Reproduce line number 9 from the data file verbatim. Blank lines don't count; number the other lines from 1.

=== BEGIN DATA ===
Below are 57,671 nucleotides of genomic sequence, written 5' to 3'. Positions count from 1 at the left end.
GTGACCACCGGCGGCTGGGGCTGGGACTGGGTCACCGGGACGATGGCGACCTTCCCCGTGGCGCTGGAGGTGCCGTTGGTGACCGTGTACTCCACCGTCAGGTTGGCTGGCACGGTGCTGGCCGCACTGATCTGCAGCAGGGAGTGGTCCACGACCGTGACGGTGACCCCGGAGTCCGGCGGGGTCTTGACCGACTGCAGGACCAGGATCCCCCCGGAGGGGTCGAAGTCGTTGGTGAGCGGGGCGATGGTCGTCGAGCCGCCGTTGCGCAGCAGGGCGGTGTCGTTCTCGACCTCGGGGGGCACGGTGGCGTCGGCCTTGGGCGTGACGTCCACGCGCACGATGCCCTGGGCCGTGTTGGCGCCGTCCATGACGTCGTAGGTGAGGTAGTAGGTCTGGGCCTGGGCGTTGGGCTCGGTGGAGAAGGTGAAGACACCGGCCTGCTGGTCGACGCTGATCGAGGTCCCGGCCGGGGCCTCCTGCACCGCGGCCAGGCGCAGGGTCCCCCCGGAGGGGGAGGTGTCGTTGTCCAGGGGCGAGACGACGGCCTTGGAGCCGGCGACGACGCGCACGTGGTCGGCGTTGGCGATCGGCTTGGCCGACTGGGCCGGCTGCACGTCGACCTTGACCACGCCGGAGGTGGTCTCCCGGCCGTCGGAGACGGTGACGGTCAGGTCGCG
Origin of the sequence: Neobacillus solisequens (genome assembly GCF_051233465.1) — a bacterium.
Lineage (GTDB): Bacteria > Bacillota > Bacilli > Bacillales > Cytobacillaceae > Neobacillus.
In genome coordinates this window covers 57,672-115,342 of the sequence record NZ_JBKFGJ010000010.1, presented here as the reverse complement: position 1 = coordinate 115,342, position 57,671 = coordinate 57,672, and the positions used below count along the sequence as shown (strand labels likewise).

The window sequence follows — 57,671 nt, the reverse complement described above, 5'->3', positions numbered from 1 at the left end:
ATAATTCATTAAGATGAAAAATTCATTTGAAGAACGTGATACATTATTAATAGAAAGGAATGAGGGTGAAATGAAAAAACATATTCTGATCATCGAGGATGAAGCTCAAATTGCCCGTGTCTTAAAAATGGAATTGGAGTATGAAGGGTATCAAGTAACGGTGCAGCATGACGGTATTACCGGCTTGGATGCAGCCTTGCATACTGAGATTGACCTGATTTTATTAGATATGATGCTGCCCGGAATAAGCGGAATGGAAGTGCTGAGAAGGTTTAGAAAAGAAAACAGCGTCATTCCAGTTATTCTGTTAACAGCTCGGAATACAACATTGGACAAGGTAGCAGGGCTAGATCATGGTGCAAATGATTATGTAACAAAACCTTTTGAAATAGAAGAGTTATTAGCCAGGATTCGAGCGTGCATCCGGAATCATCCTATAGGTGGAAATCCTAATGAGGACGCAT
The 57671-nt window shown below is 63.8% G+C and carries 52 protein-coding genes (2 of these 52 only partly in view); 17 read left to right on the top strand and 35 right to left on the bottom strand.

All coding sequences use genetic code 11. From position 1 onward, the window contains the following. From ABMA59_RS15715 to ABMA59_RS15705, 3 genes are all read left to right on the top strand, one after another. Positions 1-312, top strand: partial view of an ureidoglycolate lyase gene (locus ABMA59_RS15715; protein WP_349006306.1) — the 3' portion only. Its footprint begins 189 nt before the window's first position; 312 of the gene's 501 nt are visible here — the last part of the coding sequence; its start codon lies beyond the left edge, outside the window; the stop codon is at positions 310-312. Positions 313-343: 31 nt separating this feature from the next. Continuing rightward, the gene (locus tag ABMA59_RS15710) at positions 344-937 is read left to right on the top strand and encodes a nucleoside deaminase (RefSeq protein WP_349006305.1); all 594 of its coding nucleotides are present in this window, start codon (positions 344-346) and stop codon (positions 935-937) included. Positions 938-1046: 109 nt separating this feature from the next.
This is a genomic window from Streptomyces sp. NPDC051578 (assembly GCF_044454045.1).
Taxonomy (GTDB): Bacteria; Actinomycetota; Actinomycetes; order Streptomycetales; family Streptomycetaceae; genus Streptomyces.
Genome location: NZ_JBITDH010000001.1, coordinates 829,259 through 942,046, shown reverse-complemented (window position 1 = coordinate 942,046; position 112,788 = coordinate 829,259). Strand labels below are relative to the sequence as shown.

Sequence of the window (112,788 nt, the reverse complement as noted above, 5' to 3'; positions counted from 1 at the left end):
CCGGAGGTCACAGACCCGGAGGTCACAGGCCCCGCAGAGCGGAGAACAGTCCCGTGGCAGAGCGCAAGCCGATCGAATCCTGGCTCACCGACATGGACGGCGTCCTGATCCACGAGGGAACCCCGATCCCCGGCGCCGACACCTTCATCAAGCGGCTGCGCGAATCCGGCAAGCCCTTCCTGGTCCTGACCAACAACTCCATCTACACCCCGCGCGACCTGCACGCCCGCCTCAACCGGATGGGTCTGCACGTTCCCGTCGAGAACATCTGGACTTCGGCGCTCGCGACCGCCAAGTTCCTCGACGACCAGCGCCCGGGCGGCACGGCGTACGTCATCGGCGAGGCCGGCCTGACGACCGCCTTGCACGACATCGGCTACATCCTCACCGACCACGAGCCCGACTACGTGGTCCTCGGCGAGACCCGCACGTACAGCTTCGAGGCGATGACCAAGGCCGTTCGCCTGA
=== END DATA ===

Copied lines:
All coding sequences use genetic code 11. From position 1 onward, the window contains the following. From ABMA59_RS15715 to ABMA59_RS15705, 3 genes are all read left to right on the top strand, one after another. Positions 1-312, top strand: partial view of an ureidoglycolate lyase gene (locus ABMA59_RS15715; protein WP_349006306.1) — the 3' portion only. Its footprint begins 189 nt before the window's first position; 312 of the gene's 501 nt are visible here — the last part of the coding sequence; its start codon lies beyond the left edge, outside the window; the stop codon is at positions 310-312. Positions 313-343: 31 nt separating this feature from the next. Continuing rightward, the gene (locus tag ABMA59_RS15710) at positions 344-937 is read left to right on the top strand and encodes a nucleoside deaminase (RefSeq protein WP_349006305.1); all 594 of its coding nucleotides are present in this window, start codon (positions 344-346) and stop codon (positions 935-937) included. Positions 938-1046: 109 nt separating this feature from the next.